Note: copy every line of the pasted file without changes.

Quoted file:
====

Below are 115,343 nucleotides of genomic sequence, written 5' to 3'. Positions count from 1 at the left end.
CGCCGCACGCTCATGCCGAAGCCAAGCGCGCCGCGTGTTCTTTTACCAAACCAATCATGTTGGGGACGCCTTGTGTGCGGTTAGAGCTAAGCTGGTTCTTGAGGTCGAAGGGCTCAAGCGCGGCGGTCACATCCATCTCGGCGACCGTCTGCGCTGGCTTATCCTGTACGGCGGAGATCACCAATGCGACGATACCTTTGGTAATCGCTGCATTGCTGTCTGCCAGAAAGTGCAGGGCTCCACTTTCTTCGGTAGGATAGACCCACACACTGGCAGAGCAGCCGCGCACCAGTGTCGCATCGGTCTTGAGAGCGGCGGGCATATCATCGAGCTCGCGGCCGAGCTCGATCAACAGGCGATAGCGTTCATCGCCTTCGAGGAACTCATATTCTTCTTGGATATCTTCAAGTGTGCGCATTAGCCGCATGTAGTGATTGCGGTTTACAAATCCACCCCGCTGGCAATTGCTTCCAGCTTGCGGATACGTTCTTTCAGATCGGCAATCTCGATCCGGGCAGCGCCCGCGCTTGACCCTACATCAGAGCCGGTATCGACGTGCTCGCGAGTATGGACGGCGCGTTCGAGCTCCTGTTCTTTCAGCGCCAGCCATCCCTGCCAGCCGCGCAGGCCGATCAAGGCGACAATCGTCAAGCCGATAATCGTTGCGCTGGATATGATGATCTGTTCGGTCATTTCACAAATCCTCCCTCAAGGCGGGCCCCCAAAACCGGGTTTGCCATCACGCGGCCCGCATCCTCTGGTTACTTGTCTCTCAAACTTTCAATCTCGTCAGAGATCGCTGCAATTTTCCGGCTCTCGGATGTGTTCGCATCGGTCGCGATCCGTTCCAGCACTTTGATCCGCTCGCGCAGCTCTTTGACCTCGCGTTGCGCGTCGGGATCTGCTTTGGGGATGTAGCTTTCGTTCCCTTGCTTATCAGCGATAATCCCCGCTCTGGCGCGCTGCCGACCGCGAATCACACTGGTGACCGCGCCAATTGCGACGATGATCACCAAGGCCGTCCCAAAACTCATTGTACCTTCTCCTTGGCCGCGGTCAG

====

Below are 115,343 nucleotides of genomic sequence, written 5' to 3'. Positions count from 1 at the left end.
CGCCGCACGCTCATGCCGAAGCCAAGCGCGCCGCGTGTTCTTTTACCAAACCAATCATGTTGGGGACGCCTTGTGTGCGGTTAGAGCTAAGCTGGTTCTTGAGGTCGAAGGGCTCAAGCGCGGCGGTCACATCCATCTCGGCGACCGTCTGCGCTGGCTTATCCTGTACGGCGGAGATCACCAATGCGACGATACCTTTGGTAATCGCTGCATTGCTGTCTGCCAGAAAGTGCAGGGCTCCACTTTCTTCGGTAGGATAGACCCACACACTGGCAGAGCAGCCGCGCACCAGTGTCGCATCGGTCTTGAGAGCGGCGGGCATATCATCGAGCTCGCGGCCGAGCTCGATCAACAGGCGATAGCGTTCATCGCCTTCGAGGAACTCATATTCTTCTTGGATATCTTCAAGTGTGCGCATTAGCCGCATGTAGTGATTGCGGTTTACAAATCCACCCCGCTGGCAATTGCTTCCAGCTTGCGGATACGTTCTTTCAGATCGGCAATCTCGATCCGGGCAGCGCCCGCGCTTGACCCTACATCAGAGCCGGTATCGACGTGCTCGCGAGTATGGACGGCGCGTTCGAGCTCCTGTTCTTTCAGCGCCAGCCATCCCTGCCAGCCGCGCAGGCCGATCAAGGCGACAATCGTCAAGCCGATAATCGTTGCGCTGGATATGATGATCTGTTCGGTCATTTCACAAATCCTCCCTCAAGGCGGGCCCCCAAAACCGGGTTTGCCATCACGCGGCCCGCATCCTCTGGTTACTTGTCTCTCAAACTTTCAATCTCGTCAGAGATCGCTGCAATTTTCCGGCTCTCGGATGTGTTCGCATCGGTCGCGATCCGTTCCAGCACTTTGATCCGCTCGCGCAGCTCTTTGACCTCGCGTTGCGCGTCGGGATCTGCTTTGGGGATGTAGCTTTCGTTCCCTTGCTTATCAGCGATAATCCCCGCTCTGGCGCGCTGCCGACCGCGAATCACACTGGTGACCGCGCCAATTGCGACGATGATCACCAAGGCCGTCCCAAAACTCATTGTACCTTCTCCTTGGCCGCGGTCAG